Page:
OBSERVER Staff Report
CLARENCE - Fredonia's Reed Porterfield missed out on a trip to the New York State Public High School Swimming and Diving Championships on Saturday, coming in third in the 100-yard breaststroke during the Section 6 Championships, at Clarence High School.
"He swam really well," Fredonia head coach Bob Ball said. "He re-broke the school record in his final race. He's a little disappointed that he didn't get the time he needed for the state meet, but I think he ended his career on a good note by (breaking) the school record even more."
Pictured is Fredonia’s Reed Porterfield competing in the 100-yard breaststroke Saturday during the Section 6 Swimming and Diving Championships, which were held at Clarence High School.
Porterfield needed to either win the event, or swim the distance in 1:01.2 to earn a trip to the state meet. Unfortunately, he touched the wall in 1:02.72, 1.49 seconds slower than first-place finisher James Jiang. The Williamsville East swimmer finished in a time of 1:01.23 while East Aurora's Jack Zagrobelny took second in a time of 1:02.38.
"He's a very talented swimmer to begin with," Ball noted. "And to have that type of example at practice the rest of the team can feed off of it. That's a lot of years we're going to miss. It was important that he finished his last race with the lowest time of his career. As a coach, you always want to see your athletes get their best performance so that was gratifying."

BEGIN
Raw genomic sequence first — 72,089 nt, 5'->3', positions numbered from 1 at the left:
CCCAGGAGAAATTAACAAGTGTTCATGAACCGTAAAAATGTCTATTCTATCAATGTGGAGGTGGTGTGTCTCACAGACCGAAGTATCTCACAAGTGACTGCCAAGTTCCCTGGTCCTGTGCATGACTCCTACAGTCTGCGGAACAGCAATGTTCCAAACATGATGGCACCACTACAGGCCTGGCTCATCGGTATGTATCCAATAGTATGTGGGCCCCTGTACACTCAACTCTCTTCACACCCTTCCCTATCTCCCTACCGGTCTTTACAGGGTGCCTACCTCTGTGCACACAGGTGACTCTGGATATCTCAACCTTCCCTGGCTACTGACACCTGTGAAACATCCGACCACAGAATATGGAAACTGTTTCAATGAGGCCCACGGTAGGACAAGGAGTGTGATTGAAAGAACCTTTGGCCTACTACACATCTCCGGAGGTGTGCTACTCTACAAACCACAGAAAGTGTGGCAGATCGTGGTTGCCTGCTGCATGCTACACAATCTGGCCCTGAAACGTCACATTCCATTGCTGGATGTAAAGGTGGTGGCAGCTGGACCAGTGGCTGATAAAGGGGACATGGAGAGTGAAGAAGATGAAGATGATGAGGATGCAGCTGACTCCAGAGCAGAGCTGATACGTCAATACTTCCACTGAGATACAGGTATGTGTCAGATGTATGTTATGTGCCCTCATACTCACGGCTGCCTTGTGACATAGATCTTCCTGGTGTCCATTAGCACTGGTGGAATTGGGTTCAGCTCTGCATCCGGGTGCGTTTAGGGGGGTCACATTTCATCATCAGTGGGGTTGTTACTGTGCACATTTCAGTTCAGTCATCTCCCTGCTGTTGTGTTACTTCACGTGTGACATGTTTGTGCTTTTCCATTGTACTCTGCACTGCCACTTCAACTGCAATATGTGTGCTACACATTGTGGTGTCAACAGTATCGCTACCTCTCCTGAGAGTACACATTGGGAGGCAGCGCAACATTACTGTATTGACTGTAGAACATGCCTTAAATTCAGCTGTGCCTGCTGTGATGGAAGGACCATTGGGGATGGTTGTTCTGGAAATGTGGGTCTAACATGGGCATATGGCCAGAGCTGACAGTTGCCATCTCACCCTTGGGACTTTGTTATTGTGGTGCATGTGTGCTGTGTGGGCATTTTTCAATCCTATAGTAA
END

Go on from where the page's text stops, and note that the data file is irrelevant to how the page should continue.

Porterfield entered the race seeded second after finishing in a time of 1:03.10 during Friday's preliminaries.
"I just told him I was proud of him," Ball said. "I enjoyed coaching him and I learned more about swimming in the past four years from him. He's meant a lot to our swim program. I told him he'll be missed and I appreciated the opportunity to coach him."
Porterfield also took eighth in the 200 IM in a time of 2:11.36. Southwestern's Jordan Powers won the event, touching the wall in a time of 2:00.47.
"I'm pleased with his career," Ball concluded. "We have some pretty phenomenal records here. Over the past five years, this is the sixth time he's broken the record. It was 1979 the last time it was broken. He's going to college for environmental engineering and I have no doubt he'll be successful in his journey into that."